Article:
The experiences and voices of young people are often not considered in conversations around their well-being, especially when it comes to violence prevention. When the adults in their lives – caregivers, educators, administrators, and policymakers – make decisions for them, they often do so in a reactive silo, creating disconnected, punitive conditions. They are not looking to young people and their environments to find interconnected, preventative solutions.
For National Youth Violence Prevention Week, the Center for Youth Equity in the Violence Prevention Institute at Tulane University has curated a set of activities and events to raise awareness around what can be done to prevent youth being exposed to violence in their schools and communities. This week’s events also explore what structural and systemic changes are needed, the barriers to making those changes, and how communities can come together to support young people.
One way of preventing youth violence is recognizing the warning signs in those we know. What to do about that, however, can often be challenging and frightening. Sandy Hook Promise offers a program for middle and high school students that integrates with a school’s existing social-emotional learning (SEL) curriculum to build competencies around having empathy, asking for help, building relations, identifying problems, analyzing situations, and making responsible decisions. The hope is that these skills will help young people ask a trusted adult for help and prevent someone from hurting themselves or others.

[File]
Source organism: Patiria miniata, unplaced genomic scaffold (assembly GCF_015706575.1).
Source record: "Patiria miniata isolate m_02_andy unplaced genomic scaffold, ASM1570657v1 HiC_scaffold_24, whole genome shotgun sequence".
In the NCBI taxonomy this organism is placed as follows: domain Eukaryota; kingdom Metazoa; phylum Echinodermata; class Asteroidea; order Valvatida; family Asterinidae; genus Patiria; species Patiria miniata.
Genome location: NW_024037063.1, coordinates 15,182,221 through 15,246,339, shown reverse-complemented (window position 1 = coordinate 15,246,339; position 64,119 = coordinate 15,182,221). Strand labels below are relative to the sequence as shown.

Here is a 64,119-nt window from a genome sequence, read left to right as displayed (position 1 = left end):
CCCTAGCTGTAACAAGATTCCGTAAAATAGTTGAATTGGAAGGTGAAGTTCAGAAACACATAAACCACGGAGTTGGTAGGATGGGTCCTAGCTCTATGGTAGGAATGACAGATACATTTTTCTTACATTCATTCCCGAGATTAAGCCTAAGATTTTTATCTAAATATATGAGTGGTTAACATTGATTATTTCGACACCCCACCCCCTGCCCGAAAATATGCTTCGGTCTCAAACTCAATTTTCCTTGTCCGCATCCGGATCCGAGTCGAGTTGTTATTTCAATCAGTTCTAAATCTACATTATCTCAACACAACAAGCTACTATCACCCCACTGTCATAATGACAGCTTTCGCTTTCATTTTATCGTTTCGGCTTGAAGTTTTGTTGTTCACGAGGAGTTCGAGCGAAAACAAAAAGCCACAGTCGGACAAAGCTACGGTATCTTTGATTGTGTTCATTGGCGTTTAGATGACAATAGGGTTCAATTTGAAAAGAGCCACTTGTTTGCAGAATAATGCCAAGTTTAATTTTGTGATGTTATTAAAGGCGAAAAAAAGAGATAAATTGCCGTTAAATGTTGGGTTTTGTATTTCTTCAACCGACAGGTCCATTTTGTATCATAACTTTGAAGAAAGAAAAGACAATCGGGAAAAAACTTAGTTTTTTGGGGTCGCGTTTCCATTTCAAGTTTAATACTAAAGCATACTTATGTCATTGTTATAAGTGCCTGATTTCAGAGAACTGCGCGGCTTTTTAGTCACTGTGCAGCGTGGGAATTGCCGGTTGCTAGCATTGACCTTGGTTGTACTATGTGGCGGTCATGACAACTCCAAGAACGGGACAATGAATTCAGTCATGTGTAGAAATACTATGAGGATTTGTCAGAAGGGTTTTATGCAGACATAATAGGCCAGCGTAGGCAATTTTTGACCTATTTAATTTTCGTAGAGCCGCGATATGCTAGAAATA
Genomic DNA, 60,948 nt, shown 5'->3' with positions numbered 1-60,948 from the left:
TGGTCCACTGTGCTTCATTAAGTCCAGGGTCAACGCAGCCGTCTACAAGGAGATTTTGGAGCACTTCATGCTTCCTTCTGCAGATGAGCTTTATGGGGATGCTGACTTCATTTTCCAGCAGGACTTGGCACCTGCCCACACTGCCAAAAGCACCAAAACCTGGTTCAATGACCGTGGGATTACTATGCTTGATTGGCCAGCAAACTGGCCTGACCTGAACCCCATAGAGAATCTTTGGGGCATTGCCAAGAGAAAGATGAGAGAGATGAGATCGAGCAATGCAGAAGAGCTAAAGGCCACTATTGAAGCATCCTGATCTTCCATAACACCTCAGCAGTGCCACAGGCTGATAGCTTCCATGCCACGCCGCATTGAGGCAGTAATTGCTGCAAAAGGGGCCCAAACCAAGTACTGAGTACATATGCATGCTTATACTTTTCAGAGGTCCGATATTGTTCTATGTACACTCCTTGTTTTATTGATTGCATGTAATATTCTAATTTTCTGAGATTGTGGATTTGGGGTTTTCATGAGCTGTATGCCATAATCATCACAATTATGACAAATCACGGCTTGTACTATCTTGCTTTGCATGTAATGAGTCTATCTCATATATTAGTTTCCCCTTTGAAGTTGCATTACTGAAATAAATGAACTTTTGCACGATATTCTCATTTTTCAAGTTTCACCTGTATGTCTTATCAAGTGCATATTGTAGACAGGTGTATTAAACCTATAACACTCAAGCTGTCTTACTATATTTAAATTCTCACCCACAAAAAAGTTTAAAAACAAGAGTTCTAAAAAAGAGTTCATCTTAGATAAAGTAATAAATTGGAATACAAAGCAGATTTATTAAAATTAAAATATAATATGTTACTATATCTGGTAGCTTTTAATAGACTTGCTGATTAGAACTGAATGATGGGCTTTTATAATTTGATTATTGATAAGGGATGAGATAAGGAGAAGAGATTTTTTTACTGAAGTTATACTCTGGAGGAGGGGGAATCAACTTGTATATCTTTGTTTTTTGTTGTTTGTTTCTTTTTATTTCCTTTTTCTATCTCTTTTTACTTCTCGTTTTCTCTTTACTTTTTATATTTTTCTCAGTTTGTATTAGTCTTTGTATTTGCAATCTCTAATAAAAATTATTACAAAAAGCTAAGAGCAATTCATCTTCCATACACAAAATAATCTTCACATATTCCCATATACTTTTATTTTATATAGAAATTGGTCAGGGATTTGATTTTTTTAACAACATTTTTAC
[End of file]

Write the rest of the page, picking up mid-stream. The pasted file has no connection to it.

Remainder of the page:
As one of the founders of National Youth Violence Prevention Week, Sandy Hook Promise is offering a free, one-hour virtual Say Something student training on Monday, April 25 at 2pm ET/1pm CT/11am PT.
Attendees will experience Sandy Hook Promise’s Say Something student training that teaches the warning signs of potential violence and when and how to speak up to get help. They will also hear from a staff panel about other no-cost youth violence prevention solutions.
Young people rely upon the adults in their lives to uplift their potential, not stifle it. Facilitating that means fostering safe spaces that encourage growth, assuage fears, and increase self-efficacy. Schools are prime locations for children, teens, and young adults to experience success and connection. As such, they must be free from violence in all its forms. This, of course, includes preventing bullying and physical assault, but schools must also root out the ways discrimination, emotional harm, and oppression overpower growth.
The Center for Youth Equity in the Violence Prevention Institute of Tulane University is hosting a panel of parents, educators, administrators, and students to talk about violence in schools, the ways it shows up, what preventative strategies are effective and ineffective, and what policy makers can do to further support initiatives that prevent youth exposure to violence.
Join us on Tuesday, April 26 from 6:30 to 8:00 pm. CYE is presenting this free, public event at the Allie Mae Williams Multi-Service Center at 2020 Jackson Avenue. We encourage teachers, administrators, caregivers, and students as well as the general public to attend.